the importance of culture in shaping human life cannot, in any case, be
refuted by disproving one example and suggests that differences between
Samoa and America or England can only be explained by cultural factors.
Notes and 33 references.
27. Strathern, Marilyn. 1983. The punishment of Margaret Mead. Canberra Anthropologist 6(1): 70-79. Special Volume: Fact and Context in Ethnography: The Samoa Controversy
Discusses Freemanís intentions
in attempting to falsify Meadís thesis. Examines some of his contentions
and finds it difficult to know what weighting to give the negative instances
he produces. Critiques Freemanís examples of how an interactionist paradigm
might apply. Discusses the Culture and Personality school in anthropology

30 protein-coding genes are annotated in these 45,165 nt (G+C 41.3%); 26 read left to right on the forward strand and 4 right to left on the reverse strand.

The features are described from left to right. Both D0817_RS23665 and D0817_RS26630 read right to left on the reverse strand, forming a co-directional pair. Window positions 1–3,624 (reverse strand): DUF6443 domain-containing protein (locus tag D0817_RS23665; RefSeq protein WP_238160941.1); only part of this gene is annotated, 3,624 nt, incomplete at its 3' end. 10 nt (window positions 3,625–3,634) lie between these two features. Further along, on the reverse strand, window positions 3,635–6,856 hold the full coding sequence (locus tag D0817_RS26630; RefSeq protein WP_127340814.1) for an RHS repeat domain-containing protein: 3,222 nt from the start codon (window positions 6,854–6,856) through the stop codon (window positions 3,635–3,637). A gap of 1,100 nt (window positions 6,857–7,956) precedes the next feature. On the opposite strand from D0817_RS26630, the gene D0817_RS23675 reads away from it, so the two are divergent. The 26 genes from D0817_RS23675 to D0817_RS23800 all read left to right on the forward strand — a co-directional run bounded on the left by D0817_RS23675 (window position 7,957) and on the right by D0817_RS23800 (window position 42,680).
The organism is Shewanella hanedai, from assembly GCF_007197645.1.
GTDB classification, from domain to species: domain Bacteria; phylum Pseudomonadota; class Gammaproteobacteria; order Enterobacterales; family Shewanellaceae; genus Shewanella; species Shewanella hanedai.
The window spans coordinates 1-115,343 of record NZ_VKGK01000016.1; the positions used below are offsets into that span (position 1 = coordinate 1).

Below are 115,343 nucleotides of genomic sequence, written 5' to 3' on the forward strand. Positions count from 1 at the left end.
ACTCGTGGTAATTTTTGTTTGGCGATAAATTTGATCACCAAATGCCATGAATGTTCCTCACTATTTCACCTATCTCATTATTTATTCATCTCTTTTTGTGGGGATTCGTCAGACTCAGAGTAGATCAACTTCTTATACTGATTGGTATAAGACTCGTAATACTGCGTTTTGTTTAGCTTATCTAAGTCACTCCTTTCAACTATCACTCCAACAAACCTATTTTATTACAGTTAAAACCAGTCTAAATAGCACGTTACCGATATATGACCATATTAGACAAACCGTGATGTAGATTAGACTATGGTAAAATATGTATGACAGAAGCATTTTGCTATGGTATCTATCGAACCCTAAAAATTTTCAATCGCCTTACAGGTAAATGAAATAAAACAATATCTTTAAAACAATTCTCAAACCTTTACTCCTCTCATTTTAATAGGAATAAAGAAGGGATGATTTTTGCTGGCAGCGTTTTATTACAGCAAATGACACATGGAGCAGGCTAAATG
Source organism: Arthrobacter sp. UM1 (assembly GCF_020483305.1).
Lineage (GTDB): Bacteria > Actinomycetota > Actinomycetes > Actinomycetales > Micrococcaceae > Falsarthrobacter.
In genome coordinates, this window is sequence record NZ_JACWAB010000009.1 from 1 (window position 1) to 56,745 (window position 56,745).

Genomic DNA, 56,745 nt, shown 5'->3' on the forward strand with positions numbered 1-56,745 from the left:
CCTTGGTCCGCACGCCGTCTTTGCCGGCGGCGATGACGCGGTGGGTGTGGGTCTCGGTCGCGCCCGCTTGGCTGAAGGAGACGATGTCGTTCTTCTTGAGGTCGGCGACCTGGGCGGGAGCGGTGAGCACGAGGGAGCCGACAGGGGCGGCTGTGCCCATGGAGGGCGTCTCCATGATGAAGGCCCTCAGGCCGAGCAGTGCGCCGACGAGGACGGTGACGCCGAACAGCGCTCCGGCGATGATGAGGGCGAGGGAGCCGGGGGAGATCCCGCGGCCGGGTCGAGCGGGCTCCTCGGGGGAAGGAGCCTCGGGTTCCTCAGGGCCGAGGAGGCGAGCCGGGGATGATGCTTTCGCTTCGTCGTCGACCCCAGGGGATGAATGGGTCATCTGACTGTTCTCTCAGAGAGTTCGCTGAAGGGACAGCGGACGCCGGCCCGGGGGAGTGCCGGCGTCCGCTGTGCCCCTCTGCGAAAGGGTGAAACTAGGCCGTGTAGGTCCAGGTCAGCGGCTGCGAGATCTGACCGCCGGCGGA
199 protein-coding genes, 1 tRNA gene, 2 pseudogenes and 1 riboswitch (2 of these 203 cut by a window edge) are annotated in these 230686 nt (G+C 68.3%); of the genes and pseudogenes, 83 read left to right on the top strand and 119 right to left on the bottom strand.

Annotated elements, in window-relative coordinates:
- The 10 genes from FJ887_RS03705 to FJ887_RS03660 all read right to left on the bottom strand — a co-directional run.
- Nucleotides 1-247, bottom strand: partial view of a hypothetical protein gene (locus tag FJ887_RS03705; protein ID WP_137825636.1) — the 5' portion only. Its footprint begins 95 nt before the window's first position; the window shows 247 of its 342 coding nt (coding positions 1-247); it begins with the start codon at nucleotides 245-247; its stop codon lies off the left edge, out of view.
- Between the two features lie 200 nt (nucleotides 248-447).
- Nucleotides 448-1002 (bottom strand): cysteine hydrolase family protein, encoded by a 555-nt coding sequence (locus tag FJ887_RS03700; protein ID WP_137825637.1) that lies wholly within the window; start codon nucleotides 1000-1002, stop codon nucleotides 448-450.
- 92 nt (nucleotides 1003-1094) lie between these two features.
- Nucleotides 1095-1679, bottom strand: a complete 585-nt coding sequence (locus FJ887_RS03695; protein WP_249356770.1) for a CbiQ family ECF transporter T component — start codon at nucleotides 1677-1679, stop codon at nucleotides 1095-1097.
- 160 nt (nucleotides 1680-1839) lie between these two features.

and compares Meadís and Freemanís understandings of the relation between
impulse and culture and finds them very similar. Discusses their representations
of Samoan sexuality and rape and attempts to rconcile the two accounts
within a wider Polynesian context. Argues that Freemanís male and chiefly
viewpoint colours his appreciation of the realities of Samoan society.
Contends that Freeman exaggerates anthropologyís commitment to cultural
28 Freeman, Derek. 1983. Inductivism and the test of truth: A rejoinder to Lowell D. Holmes and others. Canberra Anthropology 6(2): 96-192. . Special Volume: Fact and Context in Ethnography: The Samoa Controversy